- The founder /VC approach, where the founder serves as the first provider of funding
- The “new project within a large company” approach
- They are a “hurdle rate” above which the investment needs to perform
- They summarize the opportunity cost of investing in that particular project/new product, as the investor or company sponsor could be invested in any other product/project/investment
- They quantify the “cost of time” which everyone faces, when working on the project.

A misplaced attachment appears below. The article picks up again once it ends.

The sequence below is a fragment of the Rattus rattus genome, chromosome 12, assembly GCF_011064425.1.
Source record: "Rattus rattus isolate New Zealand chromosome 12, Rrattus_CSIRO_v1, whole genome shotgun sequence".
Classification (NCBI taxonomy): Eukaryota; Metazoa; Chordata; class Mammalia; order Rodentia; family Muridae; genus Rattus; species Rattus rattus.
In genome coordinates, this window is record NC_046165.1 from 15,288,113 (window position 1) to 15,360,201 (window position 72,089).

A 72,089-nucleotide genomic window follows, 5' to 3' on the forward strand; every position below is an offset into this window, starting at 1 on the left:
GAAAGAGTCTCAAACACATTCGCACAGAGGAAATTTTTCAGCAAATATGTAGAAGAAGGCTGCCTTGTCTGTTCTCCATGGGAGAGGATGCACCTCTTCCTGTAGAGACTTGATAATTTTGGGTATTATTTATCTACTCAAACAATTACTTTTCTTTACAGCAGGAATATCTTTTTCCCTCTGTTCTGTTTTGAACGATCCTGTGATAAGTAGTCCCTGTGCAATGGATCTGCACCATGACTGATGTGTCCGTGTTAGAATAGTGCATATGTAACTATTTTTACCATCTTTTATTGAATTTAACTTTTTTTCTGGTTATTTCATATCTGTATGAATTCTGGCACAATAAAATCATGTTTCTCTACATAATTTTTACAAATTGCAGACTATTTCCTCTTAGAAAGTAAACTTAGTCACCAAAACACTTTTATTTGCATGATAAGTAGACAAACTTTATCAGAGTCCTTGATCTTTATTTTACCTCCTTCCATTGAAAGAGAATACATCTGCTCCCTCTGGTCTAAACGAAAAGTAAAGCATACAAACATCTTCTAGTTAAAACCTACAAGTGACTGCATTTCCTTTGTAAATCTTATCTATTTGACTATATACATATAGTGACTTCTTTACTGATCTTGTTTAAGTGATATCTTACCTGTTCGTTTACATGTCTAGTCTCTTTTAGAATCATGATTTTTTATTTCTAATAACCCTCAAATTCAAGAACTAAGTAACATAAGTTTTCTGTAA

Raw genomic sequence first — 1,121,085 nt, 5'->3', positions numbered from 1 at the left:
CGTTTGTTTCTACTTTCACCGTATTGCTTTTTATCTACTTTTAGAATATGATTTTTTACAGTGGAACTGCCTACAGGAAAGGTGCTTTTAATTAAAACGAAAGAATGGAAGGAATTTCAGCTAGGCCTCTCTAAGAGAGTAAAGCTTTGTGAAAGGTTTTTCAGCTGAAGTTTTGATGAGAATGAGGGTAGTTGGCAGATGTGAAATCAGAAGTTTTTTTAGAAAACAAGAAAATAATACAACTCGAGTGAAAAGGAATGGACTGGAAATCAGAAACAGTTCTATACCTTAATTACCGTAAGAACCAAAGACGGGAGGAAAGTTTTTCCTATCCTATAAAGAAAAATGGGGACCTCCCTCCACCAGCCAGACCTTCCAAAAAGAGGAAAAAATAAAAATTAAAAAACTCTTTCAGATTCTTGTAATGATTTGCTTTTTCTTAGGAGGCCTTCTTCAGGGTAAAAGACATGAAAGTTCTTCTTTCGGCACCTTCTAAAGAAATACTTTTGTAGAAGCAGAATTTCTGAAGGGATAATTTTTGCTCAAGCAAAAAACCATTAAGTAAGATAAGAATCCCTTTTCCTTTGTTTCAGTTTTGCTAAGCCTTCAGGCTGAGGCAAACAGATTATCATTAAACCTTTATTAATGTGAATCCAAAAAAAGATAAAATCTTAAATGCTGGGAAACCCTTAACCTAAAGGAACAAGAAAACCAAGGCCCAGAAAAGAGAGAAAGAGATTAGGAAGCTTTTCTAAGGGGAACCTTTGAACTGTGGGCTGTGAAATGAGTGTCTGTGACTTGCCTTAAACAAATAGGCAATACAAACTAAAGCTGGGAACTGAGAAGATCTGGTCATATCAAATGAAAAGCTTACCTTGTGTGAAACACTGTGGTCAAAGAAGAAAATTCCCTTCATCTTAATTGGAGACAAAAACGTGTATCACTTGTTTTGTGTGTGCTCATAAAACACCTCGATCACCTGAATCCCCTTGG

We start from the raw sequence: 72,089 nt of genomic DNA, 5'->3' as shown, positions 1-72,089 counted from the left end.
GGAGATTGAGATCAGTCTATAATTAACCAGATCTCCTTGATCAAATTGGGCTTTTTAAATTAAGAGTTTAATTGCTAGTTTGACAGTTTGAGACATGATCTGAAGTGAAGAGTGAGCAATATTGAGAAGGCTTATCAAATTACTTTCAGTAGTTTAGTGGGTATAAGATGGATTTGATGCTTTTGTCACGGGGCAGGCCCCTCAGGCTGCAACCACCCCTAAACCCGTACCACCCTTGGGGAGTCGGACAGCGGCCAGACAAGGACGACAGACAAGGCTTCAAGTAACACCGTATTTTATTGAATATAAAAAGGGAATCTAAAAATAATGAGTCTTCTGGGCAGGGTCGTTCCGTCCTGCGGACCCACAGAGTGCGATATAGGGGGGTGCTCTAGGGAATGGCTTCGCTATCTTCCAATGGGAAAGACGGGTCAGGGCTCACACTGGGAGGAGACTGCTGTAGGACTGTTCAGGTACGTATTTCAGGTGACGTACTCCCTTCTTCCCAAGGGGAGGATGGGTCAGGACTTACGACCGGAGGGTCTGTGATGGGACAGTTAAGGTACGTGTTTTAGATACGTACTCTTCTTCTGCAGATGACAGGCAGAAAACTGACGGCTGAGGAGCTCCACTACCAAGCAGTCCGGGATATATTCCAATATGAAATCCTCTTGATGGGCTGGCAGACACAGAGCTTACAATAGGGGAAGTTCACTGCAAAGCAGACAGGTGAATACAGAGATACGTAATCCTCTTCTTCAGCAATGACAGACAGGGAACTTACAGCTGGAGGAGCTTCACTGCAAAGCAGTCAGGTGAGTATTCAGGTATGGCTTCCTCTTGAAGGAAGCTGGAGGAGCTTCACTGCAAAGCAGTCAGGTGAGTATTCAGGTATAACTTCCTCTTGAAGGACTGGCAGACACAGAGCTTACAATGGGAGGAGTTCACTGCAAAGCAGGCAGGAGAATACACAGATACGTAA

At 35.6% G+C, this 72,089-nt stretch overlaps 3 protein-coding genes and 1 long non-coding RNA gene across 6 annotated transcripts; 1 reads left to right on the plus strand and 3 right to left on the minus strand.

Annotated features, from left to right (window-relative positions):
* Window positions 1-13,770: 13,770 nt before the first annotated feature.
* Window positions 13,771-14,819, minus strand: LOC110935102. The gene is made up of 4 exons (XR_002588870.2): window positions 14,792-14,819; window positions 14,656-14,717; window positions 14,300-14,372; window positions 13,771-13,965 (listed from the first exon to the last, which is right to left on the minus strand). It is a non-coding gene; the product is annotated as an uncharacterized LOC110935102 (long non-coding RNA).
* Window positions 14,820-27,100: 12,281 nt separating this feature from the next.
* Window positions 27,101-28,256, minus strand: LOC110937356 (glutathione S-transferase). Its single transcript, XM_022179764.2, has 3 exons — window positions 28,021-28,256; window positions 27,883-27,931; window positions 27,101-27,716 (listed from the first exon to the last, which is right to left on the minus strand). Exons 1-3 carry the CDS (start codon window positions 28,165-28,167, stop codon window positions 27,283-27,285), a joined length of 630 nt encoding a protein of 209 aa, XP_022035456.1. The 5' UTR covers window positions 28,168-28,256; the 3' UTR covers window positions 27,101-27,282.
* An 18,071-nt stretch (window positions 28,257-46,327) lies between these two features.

To understand control’s real role, you need to distinguish between two drastically different projects. Project A will cost around $1 mln, and earn $1.1 mln. Project B will cost around $1 mln, and earn around $60 mln. What’s immediately apparent is that while control matters a lot on Project A, but almost not at all for Project B. This leads us to the odd conclusion that control matters a lot on relatively useless projects, and much less on useful projects.Great software projects generate massive payoffs. You are better off looking at how your project will generate incremental revenue, than pinching pennies, because the software industry is still very young. Projects like Demarco’s Project A are sometimes necessary, particularly when looking within existing companies. They do work- if you are sure the project will be steady enough to generate stable cash flows. In this case, you are taking a “value investing” Warren Buffet approach, where you want to pay as little as possible for a very stable, slowly increasing, stream of cash flows. Buffet supposedly doesn’t even look at companies that don’t have a 10 year track record of stable and increasing cash flows, and where the current price of the business implies a certain “margin of safety” (hint: it’s really cheap). SOMETIMES this is relevant for new products in software businesses, or mature businesses using a lot of software. Nonetheless, you are making a rather dangerous set of assumptions about your environment, your competition, and typically a product that doesn’t even exist yet, much less have a track record. Often these assumptions go many years into the future. What works for investing in Coca-Cola or Heinz (both owned by Buffet’s Berkshire Hathaway), may not apply to an IT initiative. If you are so risk averse, that you only look at actual cash flows from the last ten years, you don’t take into account that most of the big players change every 10 years in IT. You also need to have a really clear business rationale for sticking to 10 year old technology, if you compete with other software companies.